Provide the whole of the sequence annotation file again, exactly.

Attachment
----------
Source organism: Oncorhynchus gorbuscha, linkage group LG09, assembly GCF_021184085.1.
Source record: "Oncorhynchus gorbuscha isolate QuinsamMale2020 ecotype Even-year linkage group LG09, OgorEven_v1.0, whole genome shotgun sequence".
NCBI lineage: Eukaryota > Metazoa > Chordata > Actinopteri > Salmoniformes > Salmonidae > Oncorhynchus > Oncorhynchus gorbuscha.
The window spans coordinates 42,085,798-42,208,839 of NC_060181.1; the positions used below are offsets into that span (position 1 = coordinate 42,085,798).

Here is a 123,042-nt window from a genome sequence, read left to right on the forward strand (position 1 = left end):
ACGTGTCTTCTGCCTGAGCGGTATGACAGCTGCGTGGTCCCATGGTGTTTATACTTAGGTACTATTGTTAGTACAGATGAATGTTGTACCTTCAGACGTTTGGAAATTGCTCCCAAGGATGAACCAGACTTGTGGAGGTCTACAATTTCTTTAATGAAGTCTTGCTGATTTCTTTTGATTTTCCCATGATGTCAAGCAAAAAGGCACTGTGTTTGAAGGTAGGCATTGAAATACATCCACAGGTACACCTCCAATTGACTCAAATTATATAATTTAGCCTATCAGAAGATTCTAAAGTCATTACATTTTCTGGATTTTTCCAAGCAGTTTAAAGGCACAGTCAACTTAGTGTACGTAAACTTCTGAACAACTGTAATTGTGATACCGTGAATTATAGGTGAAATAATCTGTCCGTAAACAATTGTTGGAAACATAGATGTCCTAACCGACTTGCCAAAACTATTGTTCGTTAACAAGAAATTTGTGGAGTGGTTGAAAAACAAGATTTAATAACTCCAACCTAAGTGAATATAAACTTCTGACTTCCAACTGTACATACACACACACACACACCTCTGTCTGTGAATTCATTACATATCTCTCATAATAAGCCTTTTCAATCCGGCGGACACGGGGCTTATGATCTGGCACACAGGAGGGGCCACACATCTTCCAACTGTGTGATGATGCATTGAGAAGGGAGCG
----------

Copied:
Source organism: Oncorhynchus gorbuscha, linkage group LG09, assembly GCF_021184085.1.
Source record: "Oncorhynchus gorbuscha isolate QuinsamMale2020 ecotype Even-year linkage group LG09, OgorEven_v1.0, whole genome shotgun sequence".
NCBI lineage: Eukaryota > Metazoa > Chordata > Actinopteri > Salmoniformes > Salmonidae > Oncorhynchus > Oncorhynchus gorbuscha.
The window spans coordinates 42,085,798-42,208,839 of NC_060181.1; the positions used below are offsets into that span (position 1 = coordinate 42,085,798).

Here is a 123,042-nt window from a genome sequence, read left to right on the forward strand (position 1 = left end):
ACGTGTCTTCTGCCTGAGCGGTATGACAGCTGCGTGGTCCCATGGTGTTTATACTTAGGTACTATTGTTAGTACAGATGAATGTTGTACCTTCAGACGTTTGGAAATTGCTCCCAAGGATGAACCAGACTTGTGGAGGTCTACAATTTCTTTAATGAAGTCTTGCTGATTTCTTTTGATTTTCCCATGATGTCAAGCAAAAAGGCACTGTGTTTGAAGGTAGGCATTGAAATACATCCACAGGTACACCTCCAATTGACTCAAATTATATAATTTAGCCTATCAGAAGATTCTAAAGTCATTACATTTTCTGGATTTTTCCAAGCAGTTTAAAGGCACAGTCAACTTAGTGTACGTAAACTTCTGAACAACTGTAATTGTGATACCGTGAATTATAGGTGAAATAATCTGTCCGTAAACAATTGTTGGAAACATAGATGTCCTAACCGACTTGCCAAAACTATTGTTCGTTAACAAGAAATTTGTGGAGTGGTTGAAAAACAAGATTTAATAACTCCAACCTAAGTGAATATAAACTTCTGACTTCCAACTGTACATACACACACACACACACCTCTGTCTGTGAATTCATTACATATCTCTCATAATAAGCCTTTTCAATCCGGCGGACACGGGGCTTATGATCTGGCACACAGGAGGGGCCACACATCTTCCAACTGTGTGATGATGCATTGAGAAGGGAGCG